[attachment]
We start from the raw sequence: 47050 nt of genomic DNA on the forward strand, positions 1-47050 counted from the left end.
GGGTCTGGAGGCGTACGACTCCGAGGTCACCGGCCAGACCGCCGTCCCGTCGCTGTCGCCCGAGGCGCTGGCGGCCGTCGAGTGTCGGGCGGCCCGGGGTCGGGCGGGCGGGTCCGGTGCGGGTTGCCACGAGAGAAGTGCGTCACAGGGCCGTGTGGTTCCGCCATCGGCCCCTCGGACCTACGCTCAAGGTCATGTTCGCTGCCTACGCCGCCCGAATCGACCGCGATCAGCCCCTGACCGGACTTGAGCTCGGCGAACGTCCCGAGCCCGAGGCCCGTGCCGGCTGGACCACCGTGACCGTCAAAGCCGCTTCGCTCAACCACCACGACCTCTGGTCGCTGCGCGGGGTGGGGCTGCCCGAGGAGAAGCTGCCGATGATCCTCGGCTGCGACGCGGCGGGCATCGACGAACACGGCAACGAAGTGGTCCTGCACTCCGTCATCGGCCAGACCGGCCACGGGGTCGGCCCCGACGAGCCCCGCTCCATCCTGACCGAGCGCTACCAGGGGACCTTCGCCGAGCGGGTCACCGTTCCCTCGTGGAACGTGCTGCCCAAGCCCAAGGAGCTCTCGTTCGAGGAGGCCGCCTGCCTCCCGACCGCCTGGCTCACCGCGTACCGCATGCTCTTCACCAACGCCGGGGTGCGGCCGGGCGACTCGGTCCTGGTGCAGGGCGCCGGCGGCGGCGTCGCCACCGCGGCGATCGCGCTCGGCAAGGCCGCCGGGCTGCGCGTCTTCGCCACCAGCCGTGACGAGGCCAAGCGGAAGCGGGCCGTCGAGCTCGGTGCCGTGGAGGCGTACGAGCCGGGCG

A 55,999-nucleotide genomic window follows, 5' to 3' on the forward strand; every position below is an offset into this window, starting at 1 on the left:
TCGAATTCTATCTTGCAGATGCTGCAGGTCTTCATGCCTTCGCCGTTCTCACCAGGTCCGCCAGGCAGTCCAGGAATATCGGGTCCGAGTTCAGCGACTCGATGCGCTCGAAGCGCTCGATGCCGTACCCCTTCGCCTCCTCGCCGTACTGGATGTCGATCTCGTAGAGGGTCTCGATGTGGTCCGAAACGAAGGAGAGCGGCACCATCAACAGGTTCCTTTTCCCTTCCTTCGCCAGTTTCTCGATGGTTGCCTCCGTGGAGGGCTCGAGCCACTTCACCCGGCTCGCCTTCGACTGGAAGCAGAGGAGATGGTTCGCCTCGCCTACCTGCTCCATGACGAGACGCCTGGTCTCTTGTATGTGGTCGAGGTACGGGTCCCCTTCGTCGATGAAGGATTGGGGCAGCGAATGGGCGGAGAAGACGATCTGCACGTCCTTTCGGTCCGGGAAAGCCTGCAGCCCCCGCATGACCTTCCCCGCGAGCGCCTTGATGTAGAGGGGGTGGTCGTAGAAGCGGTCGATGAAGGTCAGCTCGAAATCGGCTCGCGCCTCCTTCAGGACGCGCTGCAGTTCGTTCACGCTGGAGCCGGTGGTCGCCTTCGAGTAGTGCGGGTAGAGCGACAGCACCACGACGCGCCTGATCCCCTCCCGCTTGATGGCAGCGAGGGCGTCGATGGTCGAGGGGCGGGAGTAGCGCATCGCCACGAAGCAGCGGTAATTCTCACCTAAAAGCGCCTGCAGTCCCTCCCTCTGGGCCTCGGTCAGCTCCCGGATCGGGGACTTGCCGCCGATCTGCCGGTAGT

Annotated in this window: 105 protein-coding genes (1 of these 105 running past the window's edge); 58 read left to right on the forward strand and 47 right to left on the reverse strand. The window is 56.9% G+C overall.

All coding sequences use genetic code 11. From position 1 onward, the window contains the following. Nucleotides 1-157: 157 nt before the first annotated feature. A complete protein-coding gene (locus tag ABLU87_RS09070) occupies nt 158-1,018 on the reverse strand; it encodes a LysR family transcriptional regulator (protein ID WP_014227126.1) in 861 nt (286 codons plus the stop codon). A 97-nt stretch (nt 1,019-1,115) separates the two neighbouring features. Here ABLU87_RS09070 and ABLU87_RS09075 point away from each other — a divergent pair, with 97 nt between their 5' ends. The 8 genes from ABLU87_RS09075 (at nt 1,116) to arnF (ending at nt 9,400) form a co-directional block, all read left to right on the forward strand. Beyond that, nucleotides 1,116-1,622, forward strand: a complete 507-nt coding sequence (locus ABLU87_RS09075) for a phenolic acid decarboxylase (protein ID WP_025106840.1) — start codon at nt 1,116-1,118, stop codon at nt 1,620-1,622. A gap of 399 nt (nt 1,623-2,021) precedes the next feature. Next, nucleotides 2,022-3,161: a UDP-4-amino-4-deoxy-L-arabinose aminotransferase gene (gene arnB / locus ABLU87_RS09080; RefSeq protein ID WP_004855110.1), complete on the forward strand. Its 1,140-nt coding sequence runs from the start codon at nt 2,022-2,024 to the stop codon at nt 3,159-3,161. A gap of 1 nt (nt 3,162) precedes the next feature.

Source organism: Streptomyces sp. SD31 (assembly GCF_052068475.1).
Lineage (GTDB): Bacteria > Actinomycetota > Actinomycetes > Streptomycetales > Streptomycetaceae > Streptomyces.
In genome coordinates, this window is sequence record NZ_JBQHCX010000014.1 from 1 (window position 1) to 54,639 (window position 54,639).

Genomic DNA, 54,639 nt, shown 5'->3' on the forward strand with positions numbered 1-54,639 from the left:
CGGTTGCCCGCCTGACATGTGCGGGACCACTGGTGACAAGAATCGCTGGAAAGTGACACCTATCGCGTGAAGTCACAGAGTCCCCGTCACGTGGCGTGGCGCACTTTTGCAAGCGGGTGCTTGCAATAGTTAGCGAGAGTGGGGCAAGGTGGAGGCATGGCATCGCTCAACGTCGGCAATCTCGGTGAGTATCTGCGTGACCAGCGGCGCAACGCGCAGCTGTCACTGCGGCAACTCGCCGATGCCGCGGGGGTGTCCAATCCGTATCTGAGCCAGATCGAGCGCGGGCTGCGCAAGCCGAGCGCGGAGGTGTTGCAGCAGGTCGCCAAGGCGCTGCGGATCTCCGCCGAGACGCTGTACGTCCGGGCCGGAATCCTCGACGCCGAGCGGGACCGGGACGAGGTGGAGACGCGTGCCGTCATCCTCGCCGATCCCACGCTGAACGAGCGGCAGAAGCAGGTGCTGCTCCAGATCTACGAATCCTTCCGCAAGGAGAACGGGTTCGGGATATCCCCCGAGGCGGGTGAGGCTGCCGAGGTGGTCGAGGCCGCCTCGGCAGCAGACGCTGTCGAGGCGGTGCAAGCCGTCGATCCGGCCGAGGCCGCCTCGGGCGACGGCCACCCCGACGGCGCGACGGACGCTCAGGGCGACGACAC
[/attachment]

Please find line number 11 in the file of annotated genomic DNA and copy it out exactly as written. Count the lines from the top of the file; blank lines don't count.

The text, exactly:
CGGTTGCCCGCCTGACATGTGCGGGACCACTGGTGACAAGAATCGCTGGAAAGTGACACCTATCGCGTGAAGTCACAGAGTCCCCGTCACGTGGCGTGGCGCACTTTTGCAAGCGGGTGCTTGCAATAGTTAGCGAGAGTGGGGCAAGGTGGAGGCATGGCATCGCTCAACGTCGGCAATCTCGGTGAGTATCTGCGTGACCAGCGGCGCAACGCGCAGCTGTCACTGCGGCAACTCGCCGATGCCGCGGGGGTGTCCAATCCGTATCTGAGCCAGATCGAGCGCGGGCTGCGCAAGCCGAGCGCGGAGGTGTTGCAGCAGGTCGCCAAGGCGCTGCGGATCTCCGCCGAGACGCTGTACGTCCGGGCCGGAATCCTCGACGCCGAGCGGGACCGGGACGAGGTGGAGACGCGTGCCGTCATCCTCGCCGATCCCACGCTGAACGAGCGGCAGAAGCAGGTGCTGCTCCAGATCTACGAATCCTTCCGCAAGGAGAACGGGTTCGGGATATCCCCCGAGGCGGGTGAGGCTGCCGAGGTGGTCGAGGCCGCCTCGGCAGCAGACGCTGTCGAGGCGGTGCAAGCCGTCGATCCGGCCGAGGCCGCCTCGGGCGACGGCCACCCCGACGGCGCGACGGACGCTCAGGGCGACGACAC